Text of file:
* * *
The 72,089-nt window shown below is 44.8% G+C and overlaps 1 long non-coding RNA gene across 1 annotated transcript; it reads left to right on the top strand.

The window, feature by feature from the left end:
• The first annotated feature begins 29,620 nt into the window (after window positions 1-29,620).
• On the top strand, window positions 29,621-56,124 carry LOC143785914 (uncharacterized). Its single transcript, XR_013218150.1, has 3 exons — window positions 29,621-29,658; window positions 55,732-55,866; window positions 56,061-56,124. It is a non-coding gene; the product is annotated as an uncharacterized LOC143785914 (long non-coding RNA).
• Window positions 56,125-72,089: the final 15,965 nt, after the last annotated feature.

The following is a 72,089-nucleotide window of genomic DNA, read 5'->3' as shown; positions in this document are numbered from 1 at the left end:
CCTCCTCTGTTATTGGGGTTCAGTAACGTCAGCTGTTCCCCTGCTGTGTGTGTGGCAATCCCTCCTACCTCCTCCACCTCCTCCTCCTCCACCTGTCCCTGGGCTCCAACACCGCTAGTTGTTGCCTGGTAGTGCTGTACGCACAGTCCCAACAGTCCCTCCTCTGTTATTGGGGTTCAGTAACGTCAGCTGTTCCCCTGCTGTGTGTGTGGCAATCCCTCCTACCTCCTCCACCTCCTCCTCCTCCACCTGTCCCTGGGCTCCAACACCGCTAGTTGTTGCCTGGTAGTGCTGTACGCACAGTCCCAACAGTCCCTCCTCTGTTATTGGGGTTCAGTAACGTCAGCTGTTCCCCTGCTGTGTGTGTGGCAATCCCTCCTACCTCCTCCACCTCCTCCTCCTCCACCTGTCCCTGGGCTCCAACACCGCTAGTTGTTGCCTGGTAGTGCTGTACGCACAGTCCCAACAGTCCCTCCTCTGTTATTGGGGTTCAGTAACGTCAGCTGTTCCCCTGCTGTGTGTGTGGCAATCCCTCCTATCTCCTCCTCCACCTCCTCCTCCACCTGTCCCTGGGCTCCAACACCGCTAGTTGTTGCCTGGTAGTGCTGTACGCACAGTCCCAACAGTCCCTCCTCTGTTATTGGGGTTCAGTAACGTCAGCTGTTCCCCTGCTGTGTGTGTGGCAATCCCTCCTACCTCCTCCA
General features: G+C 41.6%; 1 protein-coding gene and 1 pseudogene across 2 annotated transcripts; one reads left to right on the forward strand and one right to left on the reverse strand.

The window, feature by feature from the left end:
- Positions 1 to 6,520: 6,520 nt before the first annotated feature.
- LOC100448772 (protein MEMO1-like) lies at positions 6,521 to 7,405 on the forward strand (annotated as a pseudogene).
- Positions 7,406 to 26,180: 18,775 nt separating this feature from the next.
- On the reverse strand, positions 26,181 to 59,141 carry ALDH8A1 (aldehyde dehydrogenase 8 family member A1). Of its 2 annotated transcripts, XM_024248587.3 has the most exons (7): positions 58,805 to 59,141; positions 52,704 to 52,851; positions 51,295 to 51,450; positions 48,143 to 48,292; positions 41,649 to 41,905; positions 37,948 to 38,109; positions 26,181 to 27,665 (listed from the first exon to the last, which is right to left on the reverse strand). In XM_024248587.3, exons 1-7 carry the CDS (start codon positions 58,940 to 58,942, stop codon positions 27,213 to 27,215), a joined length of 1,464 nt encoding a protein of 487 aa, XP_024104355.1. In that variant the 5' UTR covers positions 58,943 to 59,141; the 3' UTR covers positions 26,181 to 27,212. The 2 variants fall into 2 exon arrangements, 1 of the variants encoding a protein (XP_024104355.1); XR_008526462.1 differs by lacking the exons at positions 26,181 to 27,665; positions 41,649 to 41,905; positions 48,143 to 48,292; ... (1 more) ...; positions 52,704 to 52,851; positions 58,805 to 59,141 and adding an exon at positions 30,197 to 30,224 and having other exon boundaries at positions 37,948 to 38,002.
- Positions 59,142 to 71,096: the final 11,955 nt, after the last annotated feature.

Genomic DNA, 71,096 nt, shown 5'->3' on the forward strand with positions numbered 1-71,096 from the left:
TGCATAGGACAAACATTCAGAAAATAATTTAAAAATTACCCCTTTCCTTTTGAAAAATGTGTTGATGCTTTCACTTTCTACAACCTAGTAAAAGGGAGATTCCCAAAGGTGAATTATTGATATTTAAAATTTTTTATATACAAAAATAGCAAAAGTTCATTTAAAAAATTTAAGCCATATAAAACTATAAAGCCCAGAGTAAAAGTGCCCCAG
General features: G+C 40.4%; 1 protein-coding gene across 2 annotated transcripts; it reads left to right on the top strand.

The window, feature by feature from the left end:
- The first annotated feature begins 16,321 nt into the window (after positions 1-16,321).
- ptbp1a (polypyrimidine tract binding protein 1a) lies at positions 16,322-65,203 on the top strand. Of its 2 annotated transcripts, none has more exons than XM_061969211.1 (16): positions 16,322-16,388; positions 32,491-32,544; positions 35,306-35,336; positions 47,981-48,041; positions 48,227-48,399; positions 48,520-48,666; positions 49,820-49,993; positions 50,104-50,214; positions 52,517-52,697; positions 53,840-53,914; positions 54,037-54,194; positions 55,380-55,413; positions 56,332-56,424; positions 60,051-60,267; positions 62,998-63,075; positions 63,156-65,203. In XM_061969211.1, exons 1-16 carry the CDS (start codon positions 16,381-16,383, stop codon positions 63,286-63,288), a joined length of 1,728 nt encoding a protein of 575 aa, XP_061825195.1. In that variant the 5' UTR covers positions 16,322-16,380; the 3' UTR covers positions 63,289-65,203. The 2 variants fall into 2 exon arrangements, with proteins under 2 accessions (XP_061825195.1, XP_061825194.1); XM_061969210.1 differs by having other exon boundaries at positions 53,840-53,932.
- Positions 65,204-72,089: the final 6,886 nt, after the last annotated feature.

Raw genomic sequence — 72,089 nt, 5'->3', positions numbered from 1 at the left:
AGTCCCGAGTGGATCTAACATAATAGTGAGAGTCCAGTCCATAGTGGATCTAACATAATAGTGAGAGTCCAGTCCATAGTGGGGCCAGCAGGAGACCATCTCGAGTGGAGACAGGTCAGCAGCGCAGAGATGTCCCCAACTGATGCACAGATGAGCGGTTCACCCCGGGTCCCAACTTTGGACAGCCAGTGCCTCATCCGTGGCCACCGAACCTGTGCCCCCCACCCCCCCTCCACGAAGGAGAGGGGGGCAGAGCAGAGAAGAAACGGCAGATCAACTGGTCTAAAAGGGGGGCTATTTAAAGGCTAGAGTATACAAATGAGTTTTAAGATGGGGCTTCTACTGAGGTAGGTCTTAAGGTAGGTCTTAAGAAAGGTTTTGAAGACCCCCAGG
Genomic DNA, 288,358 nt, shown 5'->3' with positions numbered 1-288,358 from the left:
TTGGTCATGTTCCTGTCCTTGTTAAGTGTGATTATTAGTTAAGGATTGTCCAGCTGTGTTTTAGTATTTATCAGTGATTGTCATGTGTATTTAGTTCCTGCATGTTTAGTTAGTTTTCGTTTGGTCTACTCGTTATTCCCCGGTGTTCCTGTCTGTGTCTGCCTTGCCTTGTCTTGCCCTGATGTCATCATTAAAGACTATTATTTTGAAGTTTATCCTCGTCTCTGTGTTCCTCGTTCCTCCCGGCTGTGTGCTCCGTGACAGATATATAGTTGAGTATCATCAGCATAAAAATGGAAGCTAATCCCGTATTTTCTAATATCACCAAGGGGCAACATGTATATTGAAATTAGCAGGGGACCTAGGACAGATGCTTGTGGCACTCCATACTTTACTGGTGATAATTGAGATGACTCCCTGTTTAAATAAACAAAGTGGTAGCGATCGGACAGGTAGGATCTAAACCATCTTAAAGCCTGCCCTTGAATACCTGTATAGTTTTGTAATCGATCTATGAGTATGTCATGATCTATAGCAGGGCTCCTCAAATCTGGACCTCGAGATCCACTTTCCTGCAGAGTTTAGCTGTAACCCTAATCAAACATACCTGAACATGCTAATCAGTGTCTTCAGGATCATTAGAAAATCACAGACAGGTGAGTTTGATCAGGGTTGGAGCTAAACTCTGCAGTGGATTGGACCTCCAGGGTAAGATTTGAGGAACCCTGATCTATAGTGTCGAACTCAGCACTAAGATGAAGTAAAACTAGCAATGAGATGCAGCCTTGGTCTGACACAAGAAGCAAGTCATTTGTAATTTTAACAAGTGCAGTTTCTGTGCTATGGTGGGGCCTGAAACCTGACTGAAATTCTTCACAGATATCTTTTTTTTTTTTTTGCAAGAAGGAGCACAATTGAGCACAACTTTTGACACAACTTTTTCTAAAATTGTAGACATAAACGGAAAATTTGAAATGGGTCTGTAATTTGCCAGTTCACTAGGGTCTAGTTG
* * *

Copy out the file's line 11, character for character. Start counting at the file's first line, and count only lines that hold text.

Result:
- LOC100448772 (protein MEMO1-like) lies at positions 6,521 to 7,405 on the forward strand (annotated as a pseudogene).